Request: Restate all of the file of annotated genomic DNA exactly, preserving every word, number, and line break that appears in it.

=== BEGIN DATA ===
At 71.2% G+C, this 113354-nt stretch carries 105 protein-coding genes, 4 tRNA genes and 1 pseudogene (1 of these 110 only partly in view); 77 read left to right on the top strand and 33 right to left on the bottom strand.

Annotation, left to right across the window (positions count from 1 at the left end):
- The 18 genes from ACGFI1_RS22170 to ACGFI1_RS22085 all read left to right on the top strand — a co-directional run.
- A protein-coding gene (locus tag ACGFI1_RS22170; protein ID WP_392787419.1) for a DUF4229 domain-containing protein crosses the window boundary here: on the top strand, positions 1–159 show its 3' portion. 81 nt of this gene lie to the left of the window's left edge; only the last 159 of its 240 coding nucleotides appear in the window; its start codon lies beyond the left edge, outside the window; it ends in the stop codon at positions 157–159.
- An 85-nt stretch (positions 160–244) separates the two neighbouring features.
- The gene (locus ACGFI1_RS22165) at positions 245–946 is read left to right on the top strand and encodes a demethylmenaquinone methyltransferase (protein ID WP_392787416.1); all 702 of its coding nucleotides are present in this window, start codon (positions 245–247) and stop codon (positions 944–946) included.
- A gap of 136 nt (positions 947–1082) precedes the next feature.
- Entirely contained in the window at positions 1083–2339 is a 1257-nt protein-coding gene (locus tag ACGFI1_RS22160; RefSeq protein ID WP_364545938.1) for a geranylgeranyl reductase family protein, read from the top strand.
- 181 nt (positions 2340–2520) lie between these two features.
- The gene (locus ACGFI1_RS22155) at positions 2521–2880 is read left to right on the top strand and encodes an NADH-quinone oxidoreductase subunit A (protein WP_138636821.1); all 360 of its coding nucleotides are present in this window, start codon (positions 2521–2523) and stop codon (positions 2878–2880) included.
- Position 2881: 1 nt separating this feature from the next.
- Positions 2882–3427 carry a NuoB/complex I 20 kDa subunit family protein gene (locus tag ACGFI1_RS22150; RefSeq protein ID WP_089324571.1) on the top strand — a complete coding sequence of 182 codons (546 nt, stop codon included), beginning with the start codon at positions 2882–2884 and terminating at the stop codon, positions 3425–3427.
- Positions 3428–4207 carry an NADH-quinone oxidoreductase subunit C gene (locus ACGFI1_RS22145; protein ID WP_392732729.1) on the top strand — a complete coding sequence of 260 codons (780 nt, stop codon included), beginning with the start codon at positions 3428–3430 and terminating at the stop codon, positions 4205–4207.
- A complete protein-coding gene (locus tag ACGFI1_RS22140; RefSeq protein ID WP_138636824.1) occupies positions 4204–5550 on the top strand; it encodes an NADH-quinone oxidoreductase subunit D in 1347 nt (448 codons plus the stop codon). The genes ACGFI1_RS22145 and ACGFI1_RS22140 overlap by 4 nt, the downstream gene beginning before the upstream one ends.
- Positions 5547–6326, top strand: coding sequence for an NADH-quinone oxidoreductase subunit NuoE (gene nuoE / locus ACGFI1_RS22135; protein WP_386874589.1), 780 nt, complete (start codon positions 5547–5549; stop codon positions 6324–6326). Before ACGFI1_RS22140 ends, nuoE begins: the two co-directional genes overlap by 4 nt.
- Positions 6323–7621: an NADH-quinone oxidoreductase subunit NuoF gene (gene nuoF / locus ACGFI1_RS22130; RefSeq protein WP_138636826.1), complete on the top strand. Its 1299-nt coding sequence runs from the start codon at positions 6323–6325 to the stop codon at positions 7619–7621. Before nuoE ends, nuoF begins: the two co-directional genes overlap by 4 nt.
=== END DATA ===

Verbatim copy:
At 71.2% G+C, this 113354-nt stretch carries 105 protein-coding genes, 4 tRNA genes and 1 pseudogene (1 of these 110 only partly in view); 77 read left to right on the top strand and 33 right to left on the bottom strand.

Annotation, left to right across the window (positions count from 1 at the left end):
- The 18 genes from ACGFI1_RS22170 to ACGFI1_RS22085 all read left to right on the top strand — a co-directional run.
- A protein-coding gene (locus tag ACGFI1_RS22170; protein ID WP_392787419.1) for a DUF4229 domain-containing protein crosses the window boundary here: on the top strand, positions 1–159 show its 3' portion. 81 nt of this gene lie to the left of the window's left edge; only the last 159 of its 240 coding nucleotides appear in the window; its start codon lies beyond the left edge, outside the window; it ends in the stop codon at positions 157–159.
- An 85-nt stretch (positions 160–244) separates the two neighbouring features.
- The gene (locus ACGFI1_RS22165) at positions 245–946 is read left to right on the top strand and encodes a demethylmenaquinone methyltransferase (protein ID WP_392787416.1); all 702 of its coding nucleotides are present in this window, start codon (positions 245–247) and stop codon (positions 944–946) included.
- A gap of 136 nt (positions 947–1082) precedes the next feature.
- Entirely contained in the window at positions 1083–2339 is a 1257-nt protein-coding gene (locus tag ACGFI1_RS22160; RefSeq protein ID WP_364545938.1) for a geranylgeranyl reductase family protein, read from the top strand.
- 181 nt (positions 2340–2520) lie between these two features.
- The gene (locus ACGFI1_RS22155) at positions 2521–2880 is read left to right on the top strand and encodes an NADH-quinone oxidoreductase subunit A (protein WP_138636821.1); all 360 of its coding nucleotides are present in this window, start codon (positions 2521–2523) and stop codon (positions 2878–2880) included.
- Position 2881: 1 nt separating this feature from the next.
- Positions 2882–3427 carry a NuoB/complex I 20 kDa subunit family protein gene (locus tag ACGFI1_RS22150; RefSeq protein ID WP_089324571.1) on the top strand — a complete coding sequence of 182 codons (546 nt, stop codon included), beginning with the start codon at positions 2882–2884 and terminating at the stop codon, positions 3425–3427.
- Positions 3428–4207 carry an NADH-quinone oxidoreductase subunit C gene (locus ACGFI1_RS22145; protein ID WP_392732729.1) on the top strand — a complete coding sequence of 260 codons (780 nt, stop codon included), beginning with the start codon at positions 3428–3430 and terminating at the stop codon, positions 4205–4207.
- A complete protein-coding gene (locus tag ACGFI1_RS22140; RefSeq protein ID WP_138636824.1) occupies positions 4204–5550 on the top strand; it encodes an NADH-quinone oxidoreductase subunit D in 1347 nt (448 codons plus the stop codon). The genes ACGFI1_RS22145 and ACGFI1_RS22140 overlap by 4 nt, the downstream gene beginning before the upstream one ends.
- Positions 5547–6326, top strand: coding sequence for an NADH-quinone oxidoreductase subunit NuoE (gene nuoE / locus ACGFI1_RS22135; protein WP_386874589.1), 780 nt, complete (start codon positions 5547–5549; stop codon positions 6324–6326). Before ACGFI1_RS22140 ends, nuoE begins: the two co-directional genes overlap by 4 nt.
- Positions 6323–7621: an NADH-quinone oxidoreductase subunit NuoF gene (gene nuoF / locus ACGFI1_RS22130; RefSeq protein WP_138636826.1), complete on the top strand. Its 1299-nt coding sequence runs from the start codon at positions 6323–6325 to the stop codon at positions 7619–7621. Before nuoE ends, nuoF begins: the two co-directional genes overlap by 4 nt.